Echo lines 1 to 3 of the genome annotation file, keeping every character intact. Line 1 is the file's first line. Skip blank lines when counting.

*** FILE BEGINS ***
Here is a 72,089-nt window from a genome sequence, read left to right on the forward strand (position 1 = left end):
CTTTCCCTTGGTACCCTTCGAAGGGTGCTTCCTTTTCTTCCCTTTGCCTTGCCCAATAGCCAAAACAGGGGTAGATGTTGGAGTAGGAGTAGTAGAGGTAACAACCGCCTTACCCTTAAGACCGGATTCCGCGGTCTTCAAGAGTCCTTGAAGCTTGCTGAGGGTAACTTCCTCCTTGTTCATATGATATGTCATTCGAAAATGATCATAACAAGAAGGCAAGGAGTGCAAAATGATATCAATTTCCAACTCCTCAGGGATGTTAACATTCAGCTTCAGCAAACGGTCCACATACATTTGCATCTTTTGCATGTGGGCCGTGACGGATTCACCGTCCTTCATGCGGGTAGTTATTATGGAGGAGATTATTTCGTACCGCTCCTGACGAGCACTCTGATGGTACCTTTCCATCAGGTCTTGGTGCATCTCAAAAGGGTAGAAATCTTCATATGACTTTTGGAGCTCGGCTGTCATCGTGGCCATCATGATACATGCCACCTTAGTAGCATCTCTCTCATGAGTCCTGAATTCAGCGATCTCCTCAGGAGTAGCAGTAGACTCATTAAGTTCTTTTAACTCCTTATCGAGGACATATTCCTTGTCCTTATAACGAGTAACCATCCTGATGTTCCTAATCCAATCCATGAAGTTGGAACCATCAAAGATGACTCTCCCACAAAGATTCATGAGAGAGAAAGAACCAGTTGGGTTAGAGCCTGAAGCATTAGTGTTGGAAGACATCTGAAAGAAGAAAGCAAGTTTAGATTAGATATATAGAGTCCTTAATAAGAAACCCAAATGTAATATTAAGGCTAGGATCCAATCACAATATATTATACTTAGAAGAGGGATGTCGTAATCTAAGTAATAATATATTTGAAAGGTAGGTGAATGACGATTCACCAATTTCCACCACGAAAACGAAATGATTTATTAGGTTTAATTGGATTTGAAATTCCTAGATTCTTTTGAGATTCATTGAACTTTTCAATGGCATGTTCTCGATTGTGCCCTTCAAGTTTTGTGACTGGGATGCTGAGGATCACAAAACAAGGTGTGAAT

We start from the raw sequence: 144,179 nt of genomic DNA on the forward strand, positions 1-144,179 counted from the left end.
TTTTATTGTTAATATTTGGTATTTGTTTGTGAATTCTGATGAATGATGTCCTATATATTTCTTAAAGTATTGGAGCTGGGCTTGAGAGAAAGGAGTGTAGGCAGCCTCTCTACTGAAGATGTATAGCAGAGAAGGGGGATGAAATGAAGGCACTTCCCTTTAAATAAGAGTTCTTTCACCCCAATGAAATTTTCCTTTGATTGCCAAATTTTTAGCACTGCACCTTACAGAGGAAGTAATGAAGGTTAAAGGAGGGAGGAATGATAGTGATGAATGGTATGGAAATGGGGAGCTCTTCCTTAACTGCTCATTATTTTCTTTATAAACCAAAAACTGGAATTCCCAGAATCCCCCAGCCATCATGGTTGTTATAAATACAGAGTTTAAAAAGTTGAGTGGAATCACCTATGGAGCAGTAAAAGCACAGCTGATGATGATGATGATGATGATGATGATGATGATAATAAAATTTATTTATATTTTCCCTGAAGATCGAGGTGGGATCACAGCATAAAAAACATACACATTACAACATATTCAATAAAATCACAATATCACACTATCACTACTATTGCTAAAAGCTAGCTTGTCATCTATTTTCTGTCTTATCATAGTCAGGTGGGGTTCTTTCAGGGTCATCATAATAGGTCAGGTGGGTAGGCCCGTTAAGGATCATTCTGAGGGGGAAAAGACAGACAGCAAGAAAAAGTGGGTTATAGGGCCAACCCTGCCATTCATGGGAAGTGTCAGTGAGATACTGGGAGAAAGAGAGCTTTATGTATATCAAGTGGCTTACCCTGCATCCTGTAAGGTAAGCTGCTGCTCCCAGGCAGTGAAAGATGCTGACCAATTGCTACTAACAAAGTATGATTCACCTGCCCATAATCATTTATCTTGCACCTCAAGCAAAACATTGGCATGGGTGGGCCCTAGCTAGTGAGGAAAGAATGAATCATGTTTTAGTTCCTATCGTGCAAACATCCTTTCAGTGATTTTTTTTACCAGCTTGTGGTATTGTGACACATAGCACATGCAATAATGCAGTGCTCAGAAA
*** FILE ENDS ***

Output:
Here is a 72,089-nt window from a genome sequence, read left to right on the forward strand (position 1 = left end):
CTTTCCCTTGGTACCCTTCGAAGGGTGCTTCCTTTTCTTCCCTTTGCCTTGCCCAATAGCCAAAACAGGGGTAGATGTTGGAGTAGGAGTAGTAGAGGTAACAACCGCCTTACCCTTAAGACCGGATTCCGCGGTCTTCAAGAGTCCTTGAAGCTTGCTGAGGGTAACTTCCTCCTTGTTCATATGATATGTCATTCGAAAATGATCATAACAAGAAGGCAAGGAGTGCAAAATGATATCAATTTCCAACTCCTCAGGGATGTTAACATTCAGCTTCAGCAAACGGTCCACATACATTTGCATCTTTTGCATGTGGGCCGTGACGGATTCACCGTCCTTCATGCGGGTAGTTATTATGGAGGAGATTATTTCGTACCGCTCCTGACGAGCACTCTGATGGTACCTTTCCATCAGGTCTTGGTGCATCTCAAAAGGGTAGAAATCTTCATATGACTTTTGGAGCTCGGCTGTCATCGTGGCCATCATGATACATGCCACCTTAGTAGCATCTCTCTCATGAGTCCTGAATTCAGCGATCTCCTCAGGAGTAGCAGTAGACTCATTAAGTTCTTTTAACTCCTTATCGAGGACATATTCCTTGTCCTTATAACGAGTAACCATCCTGATGTTCCTAATCCAATCCATGAAGTTGGAACCATCAAAGATGACTCTCCCACAAAGATTCATGAGAGAGAAAGAACCAGTTGGGTTAGAGCCTGAAGCATTAGTGTTGGAAGACATCTGAAAGAAGAAAGCAAGTTTAGATTAGATATATAGAGTCCTTAATAAGAAACCCAAATGTAATATTAAGGCTAGGATCCAATCACAATATATTATACTTAGAAGAGGGATGTCGTAATCTAAGTAATAATATATTTGAAAGGTAGGTGAATGACGATTCACCAATTTCCACCACGAAAACGAAATGATTTATTAGGTTTAATTGGATTTGAAATTCCTAGATTCTTTTGAGATTCATTGAACTTTTCAATGGCATGTTCTCGATTGTGCCCTTCAAGTTTTGTGACTGGGATGCTGAGGATCACAAAACAAGGTGTGAAT

We start from the raw sequence: 144,179 nt of genomic DNA on the forward strand, positions 1-144,179 counted from the left end.